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THE Leadership Japan Series by Dale Carnegie Training Tokyo Japan

Oct 5, 2016

Employees As Number One


There is a great Simon Sinek video floating around about how companies say employees are important, but don’t really act like it. He lines up the typical CEO hit list of growth, shareholder value, customers and in fourth place, employees. He notes that even if you elevate customers to number one, employees still come in second in importance. Richard Branson is also a powerful advocate for putting employees first before all else. It makes sense. We want motivated, enthusiastic staff engaging with our customers and going the extra mile.


In many ways, Japan has long had a different order to Anglo-Saxon corporate philosophy. Workers first, then customers and shareholders last. Can we learn anything from Japan’s corporate traditions on how to put workers first?


This system worked fine in an environment of lifetime employment, low growth protected by interlocking shareholdings and price fixing through the dango or cartel system. The foreign ownership of Japanese company shares and the expansion of so many businesses outside of japan has changed things and put more pressure on showing revenue returns. The customer has remained a constant in all of this change though, because culturally, the buyers have very high expectations that must be met.


Escalator System Won’t Work

We can’t rely on importing the Japanese nenkojoretsu system of steady escalator career advancement based on seniority and age. Many Japanese companies still have this system, but today talent is in short supply. In a global economy, awash with disruptive and competitive technologies, waiting for the best and brightest to become older in order to be given their leadership shot is an opportunity cost you don’t want to pay.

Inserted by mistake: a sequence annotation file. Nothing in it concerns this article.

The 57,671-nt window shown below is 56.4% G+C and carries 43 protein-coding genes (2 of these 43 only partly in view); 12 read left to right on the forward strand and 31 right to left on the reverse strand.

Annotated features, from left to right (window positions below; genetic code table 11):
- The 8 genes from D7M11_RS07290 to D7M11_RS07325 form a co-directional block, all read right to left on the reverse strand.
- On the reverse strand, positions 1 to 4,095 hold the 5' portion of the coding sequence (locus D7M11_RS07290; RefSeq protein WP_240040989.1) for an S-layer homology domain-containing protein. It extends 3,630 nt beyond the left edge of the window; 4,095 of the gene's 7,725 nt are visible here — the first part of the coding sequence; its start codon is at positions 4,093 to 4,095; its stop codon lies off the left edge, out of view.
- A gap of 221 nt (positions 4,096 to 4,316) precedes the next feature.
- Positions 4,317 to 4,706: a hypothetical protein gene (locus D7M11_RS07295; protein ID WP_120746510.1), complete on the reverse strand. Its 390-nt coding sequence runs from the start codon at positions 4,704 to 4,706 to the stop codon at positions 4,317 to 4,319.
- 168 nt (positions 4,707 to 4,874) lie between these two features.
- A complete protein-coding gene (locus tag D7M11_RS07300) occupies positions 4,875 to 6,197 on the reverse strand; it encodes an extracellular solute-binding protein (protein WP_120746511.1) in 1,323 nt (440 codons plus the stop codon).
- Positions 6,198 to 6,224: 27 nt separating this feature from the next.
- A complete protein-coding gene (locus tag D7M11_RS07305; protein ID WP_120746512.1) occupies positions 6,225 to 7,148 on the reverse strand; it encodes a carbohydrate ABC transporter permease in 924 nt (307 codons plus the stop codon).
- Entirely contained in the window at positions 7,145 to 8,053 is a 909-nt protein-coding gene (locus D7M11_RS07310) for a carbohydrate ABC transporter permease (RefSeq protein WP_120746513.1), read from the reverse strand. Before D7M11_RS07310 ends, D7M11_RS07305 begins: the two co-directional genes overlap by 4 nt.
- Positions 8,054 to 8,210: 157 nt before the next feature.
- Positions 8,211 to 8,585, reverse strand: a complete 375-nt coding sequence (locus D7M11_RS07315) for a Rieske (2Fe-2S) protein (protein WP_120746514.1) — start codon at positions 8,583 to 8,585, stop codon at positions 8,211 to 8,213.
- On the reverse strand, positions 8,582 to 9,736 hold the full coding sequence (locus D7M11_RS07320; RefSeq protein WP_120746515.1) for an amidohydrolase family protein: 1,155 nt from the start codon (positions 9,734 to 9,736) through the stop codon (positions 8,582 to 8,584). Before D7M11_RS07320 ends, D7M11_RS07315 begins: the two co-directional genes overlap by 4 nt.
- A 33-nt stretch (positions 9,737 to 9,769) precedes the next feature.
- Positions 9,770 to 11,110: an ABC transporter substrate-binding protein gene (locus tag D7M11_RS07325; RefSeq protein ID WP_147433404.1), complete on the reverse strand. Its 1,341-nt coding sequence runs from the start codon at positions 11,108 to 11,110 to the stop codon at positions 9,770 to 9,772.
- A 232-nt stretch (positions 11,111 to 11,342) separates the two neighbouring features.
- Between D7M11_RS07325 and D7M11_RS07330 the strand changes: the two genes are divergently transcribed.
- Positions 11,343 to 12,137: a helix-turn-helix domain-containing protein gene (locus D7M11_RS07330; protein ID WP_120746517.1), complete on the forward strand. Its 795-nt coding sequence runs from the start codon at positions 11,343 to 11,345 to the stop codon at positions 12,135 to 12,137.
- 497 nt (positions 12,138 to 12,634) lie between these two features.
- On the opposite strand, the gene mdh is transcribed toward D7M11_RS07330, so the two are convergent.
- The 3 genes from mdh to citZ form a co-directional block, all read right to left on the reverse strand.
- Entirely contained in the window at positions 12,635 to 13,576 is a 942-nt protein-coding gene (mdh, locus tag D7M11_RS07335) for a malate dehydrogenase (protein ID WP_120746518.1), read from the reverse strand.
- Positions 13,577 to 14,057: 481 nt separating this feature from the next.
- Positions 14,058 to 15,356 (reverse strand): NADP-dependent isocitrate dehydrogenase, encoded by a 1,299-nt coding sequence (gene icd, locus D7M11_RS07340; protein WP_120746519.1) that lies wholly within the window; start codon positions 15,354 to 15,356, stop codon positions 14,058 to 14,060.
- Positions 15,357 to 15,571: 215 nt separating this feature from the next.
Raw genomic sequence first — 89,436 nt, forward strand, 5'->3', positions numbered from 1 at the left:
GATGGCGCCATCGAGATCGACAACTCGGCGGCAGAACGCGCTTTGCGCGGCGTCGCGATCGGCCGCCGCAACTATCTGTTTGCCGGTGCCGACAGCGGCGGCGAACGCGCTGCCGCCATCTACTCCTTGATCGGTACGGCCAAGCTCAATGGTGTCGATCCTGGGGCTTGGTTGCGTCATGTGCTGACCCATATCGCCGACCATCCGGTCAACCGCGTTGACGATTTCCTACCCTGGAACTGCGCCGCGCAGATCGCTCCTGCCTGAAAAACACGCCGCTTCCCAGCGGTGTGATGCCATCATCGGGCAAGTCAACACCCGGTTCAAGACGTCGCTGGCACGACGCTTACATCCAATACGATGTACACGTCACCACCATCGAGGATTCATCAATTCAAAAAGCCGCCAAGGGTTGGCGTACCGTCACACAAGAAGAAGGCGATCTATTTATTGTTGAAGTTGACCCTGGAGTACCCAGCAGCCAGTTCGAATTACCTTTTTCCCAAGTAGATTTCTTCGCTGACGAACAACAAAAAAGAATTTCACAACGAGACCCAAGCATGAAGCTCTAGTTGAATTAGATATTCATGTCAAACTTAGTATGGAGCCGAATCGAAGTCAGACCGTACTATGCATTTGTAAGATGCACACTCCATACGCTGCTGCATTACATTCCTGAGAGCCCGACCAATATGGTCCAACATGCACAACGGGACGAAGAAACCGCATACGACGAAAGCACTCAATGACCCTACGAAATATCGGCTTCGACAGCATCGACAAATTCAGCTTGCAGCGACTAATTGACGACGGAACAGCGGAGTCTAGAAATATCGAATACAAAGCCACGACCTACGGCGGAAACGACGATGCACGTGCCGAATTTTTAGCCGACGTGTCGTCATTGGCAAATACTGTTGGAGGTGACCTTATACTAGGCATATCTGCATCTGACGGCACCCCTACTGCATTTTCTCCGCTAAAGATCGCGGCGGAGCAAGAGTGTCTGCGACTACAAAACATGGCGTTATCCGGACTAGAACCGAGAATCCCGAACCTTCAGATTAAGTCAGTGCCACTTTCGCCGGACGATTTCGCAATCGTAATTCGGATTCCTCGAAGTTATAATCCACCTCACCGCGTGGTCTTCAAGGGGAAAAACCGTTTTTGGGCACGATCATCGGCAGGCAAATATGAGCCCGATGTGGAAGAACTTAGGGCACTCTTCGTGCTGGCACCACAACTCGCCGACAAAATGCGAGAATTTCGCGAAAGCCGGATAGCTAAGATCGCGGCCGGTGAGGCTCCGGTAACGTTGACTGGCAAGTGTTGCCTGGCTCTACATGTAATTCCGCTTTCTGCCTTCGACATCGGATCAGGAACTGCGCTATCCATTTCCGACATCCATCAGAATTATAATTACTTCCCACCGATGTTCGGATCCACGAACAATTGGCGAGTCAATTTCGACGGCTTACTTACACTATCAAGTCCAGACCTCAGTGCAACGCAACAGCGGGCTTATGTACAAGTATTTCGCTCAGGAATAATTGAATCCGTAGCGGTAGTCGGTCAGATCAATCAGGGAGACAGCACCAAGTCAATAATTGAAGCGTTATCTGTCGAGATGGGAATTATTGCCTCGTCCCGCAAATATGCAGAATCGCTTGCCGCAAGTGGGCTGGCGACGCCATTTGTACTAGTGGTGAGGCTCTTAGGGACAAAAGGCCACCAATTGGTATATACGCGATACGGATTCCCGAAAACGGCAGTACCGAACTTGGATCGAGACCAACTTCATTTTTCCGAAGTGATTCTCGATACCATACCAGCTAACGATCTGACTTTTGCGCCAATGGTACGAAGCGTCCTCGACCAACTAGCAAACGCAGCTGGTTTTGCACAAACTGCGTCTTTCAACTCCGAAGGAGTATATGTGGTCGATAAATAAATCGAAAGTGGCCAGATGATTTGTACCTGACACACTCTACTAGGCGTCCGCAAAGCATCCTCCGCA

These old style Japanese companies often still focus on OJT (on the job training) and technical training alone, for developing the talent base of their people. That is a slow burn into oblivion, when your competitors are laser focused on quality world class training to improve their people’s performance.


Technology makes such a big difference today. President Sugihara of Oracle Japan made the point recently in a speech to the American Chamber, that rather than thinking that technological efficiencies will cause people to lose jobs, it will instead increase the productivity of the whole existing workforce.


In the past, with a worker surplus, there was no company impetus to work hard to keep people. Japanese risk aversion preferences also kept people in jobs they didn’t really enjoy, because they were scared of having no job and of having a tough time finding a new one. Mid-career entry rarely occurred in the bigger firms.


After the Lehman Shock, Japanese companies moved to creating a lower risk work environment by employing more and more people part-time. The thinking was, if the economy tanks again, it will be easier to fire these part-timers than regular employees. This was seen as a positive, a stable buffer against future unknowns.


Abenomics Intervenion